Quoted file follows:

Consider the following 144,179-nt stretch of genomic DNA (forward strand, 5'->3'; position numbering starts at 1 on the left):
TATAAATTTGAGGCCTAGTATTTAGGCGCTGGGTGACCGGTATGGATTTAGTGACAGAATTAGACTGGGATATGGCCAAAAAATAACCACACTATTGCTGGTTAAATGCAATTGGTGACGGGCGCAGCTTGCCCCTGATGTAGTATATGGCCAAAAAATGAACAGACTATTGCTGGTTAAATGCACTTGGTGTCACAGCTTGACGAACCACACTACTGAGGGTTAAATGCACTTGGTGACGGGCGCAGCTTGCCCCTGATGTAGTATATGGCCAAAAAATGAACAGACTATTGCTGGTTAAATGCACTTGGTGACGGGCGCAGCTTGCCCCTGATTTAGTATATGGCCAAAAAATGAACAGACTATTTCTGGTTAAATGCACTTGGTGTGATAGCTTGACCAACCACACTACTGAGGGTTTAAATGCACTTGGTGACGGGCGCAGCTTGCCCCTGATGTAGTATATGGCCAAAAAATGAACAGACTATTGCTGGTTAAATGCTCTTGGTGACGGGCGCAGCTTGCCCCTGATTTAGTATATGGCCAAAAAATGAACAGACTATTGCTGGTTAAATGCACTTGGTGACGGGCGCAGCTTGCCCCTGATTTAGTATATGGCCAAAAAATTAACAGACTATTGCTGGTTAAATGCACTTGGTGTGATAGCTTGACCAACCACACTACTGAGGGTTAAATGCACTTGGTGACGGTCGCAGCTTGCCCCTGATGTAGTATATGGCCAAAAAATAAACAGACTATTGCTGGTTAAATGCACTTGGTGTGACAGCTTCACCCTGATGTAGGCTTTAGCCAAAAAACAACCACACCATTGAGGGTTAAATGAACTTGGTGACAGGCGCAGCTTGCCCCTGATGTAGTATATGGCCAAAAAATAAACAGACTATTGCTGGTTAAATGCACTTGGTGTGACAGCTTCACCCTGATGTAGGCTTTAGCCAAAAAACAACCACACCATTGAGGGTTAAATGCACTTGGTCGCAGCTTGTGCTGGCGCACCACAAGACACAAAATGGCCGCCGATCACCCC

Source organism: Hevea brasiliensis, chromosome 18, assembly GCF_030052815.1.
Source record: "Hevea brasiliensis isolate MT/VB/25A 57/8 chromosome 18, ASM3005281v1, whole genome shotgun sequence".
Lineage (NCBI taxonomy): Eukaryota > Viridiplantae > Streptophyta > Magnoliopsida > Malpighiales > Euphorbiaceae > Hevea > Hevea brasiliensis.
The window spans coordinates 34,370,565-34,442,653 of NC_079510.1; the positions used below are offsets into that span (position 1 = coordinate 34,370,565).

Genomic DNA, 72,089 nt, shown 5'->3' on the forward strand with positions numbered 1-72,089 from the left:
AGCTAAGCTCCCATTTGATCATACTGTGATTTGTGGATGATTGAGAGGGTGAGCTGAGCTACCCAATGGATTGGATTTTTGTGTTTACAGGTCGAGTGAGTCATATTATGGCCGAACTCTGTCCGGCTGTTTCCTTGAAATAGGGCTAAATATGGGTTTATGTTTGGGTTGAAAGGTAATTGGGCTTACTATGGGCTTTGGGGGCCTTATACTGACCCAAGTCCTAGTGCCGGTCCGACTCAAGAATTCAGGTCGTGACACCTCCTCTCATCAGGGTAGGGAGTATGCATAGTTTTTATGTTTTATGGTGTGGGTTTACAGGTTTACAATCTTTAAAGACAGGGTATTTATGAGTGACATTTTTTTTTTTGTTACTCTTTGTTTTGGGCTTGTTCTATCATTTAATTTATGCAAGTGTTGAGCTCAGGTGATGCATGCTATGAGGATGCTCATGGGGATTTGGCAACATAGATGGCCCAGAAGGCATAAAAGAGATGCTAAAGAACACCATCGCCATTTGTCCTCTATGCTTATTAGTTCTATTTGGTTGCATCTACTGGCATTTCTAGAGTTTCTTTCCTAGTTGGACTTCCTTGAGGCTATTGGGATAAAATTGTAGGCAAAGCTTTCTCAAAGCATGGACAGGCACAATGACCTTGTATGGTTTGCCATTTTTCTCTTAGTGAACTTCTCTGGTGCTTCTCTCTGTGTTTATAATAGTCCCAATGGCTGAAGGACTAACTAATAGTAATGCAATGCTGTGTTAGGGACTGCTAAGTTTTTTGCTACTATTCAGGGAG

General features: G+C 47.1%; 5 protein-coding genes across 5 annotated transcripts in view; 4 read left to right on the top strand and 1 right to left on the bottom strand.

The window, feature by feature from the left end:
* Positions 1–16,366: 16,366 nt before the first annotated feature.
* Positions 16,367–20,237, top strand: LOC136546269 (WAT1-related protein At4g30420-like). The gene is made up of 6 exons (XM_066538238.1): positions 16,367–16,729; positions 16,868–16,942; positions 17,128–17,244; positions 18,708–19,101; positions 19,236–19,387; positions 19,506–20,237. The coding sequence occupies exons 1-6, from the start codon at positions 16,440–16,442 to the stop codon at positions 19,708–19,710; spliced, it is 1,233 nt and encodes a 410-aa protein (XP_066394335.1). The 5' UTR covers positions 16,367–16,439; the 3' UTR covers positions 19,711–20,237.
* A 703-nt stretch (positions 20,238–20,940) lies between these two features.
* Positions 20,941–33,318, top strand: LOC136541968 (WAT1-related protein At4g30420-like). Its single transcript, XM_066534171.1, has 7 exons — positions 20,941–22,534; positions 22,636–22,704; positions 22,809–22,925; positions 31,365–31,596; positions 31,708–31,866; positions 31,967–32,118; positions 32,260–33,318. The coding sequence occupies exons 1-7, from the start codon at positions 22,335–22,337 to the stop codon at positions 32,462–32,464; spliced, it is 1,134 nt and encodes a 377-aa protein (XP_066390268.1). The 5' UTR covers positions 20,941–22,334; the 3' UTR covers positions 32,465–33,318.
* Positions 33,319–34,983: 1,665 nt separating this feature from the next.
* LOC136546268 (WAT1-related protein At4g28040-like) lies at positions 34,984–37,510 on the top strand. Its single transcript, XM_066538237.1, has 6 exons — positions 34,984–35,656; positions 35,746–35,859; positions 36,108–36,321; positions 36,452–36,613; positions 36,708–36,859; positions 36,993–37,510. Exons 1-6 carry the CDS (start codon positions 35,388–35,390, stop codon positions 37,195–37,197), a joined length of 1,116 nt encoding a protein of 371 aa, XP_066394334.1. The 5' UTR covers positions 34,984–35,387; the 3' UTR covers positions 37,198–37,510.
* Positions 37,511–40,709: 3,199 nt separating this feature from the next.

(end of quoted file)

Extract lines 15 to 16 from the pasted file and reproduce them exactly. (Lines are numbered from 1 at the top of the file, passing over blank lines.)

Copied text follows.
* Positions 33,319–34,983: 1,665 nt separating this feature from the next.
* LOC136546268 (WAT1-related protein At4g28040-like) lies at positions 34,984–37,510 on the top strand. Its single transcript, XM_066538237.1, has 6 exons — positions 34,984–35,656; positions 35,746–35,859; positions 36,108–36,321; positions 36,452–36,613; positions 36,708–36,859; positions 36,993–37,510. Exons 1-6 carry the CDS (start codon positions 35,388–35,390, stop codon positions 37,195–37,197), a joined length of 1,116 nt encoding a protein of 371 aa, XP_066394334.1. The 5' UTR covers positions 34,984–35,387; the 3' UTR covers positions 37,198–37,510.